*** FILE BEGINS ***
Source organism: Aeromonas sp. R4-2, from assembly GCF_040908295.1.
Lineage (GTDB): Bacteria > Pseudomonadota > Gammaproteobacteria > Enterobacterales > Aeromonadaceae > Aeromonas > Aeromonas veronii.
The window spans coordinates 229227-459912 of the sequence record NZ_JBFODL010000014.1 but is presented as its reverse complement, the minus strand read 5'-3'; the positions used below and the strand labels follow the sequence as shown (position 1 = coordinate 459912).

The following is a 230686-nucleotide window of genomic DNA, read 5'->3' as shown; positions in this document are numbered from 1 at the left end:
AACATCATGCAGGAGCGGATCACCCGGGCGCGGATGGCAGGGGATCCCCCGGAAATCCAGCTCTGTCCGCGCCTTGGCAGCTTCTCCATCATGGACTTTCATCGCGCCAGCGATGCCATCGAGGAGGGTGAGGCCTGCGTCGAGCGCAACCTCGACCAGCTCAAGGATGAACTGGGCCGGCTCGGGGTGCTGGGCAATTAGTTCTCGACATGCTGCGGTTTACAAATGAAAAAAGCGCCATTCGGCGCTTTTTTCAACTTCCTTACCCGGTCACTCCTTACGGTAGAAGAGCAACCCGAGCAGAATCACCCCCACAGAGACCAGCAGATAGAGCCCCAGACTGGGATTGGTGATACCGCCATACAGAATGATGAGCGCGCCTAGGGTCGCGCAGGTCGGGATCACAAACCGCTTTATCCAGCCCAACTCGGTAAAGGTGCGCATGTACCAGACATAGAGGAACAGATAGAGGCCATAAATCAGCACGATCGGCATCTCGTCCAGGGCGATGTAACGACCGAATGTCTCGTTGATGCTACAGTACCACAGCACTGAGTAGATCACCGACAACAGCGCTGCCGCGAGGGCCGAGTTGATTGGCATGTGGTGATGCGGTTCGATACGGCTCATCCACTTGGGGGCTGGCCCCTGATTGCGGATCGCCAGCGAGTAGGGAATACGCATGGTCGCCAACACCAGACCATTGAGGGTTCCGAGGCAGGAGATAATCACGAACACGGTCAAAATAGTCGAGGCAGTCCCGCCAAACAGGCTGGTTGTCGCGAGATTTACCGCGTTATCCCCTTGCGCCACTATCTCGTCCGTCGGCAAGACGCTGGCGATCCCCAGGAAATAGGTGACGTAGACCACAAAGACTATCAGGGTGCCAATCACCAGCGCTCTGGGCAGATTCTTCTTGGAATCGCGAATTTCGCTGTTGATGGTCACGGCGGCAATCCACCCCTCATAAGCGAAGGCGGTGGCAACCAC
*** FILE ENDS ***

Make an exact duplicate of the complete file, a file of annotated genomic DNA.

Source organism: Aeromonas sp. R4-2, from assembly GCF_040908295.1.
Lineage (GTDB): Bacteria > Pseudomonadota > Gammaproteobacteria > Enterobacterales > Aeromonadaceae > Aeromonas > Aeromonas veronii.
The window spans coordinates 229227-459912 of the sequence record NZ_JBFODL010000014.1 but is presented as its reverse complement, the minus strand read 5'-3'; the positions used below and the strand labels follow the sequence as shown (position 1 = coordinate 459912).

The following is a 230686-nucleotide window of genomic DNA, read 5'->3' as shown; positions in this document are numbered from 1 at the left end:
AACATCATGCAGGAGCGGATCACCCGGGCGCGGATGGCAGGGGATCCCCCGGAAATCCAGCTCTGTCCGCGCCTTGGCAGCTTCTCCATCATGGACTTTCATCGCGCCAGCGATGCCATCGAGGAGGGTGAGGCCTGCGTCGAGCGCAACCTCGACCAGCTCAAGGATGAACTGGGCCGGCTCGGGGTGCTGGGCAATTAGTTCTCGACATGCTGCGGTTTACAAATGAAAAAAGCGCCATTCGGCGCTTTTTTCAACTTCCTTACCCGGTCACTCCTTACGGTAGAAGAGCAACCCGAGCAGAATCACCCCCACAGAGACCAGCAGATAGAGCCCCAGACTGGGATTGGTGATACCGCCATACAGAATGATGAGCGCGCCTAGGGTCGCGCAGGTCGGGATCACAAACCGCTTTATCCAGCCCAACTCGGTAAAGGTGCGCATGTACCAGACATAGAGGAACAGATAGAGGCCATAAATCAGCACGATCGGCATCTCGTCCAGGGCGATGTAACGACCGAATGTCTCGTTGATGCTACAGTACCACAGCACTGAGTAGATCACCGACAACAGCGCTGCCGCGAGGGCCGAGTTGATTGGCATGTGGTGATGCGGTTCGATACGGCTCATCCACTTGGGGGCTGGCCCCTGATTGCGGATCGCCAGCGAGTAGGGAATACGCATGGTCGCCAACACCAGACCATTGAGGGTTCCGAGGCAGGAGATAATCACGAACACGGTCAAAATAGTCGAGGCAGTCCCGCCAAACAGGCTGGTTGTCGCGAGATTTACCGCGTTATCCCCTTGCGCCACTATCTCGTCCGTCGGCAAGACGCTGGCGATCCCCAGGAAATAGGTGACGTAGACCACAAAGACTATCAGGGTGCCAATCACCAGCGCTCTGGGCAGATTCTTCTTGGAATCGCGAATTTCGCTGTTGATGGTCACGGCGGCAATCCACCCCTCATAAGCGAAGGCGGTGGCAACCAC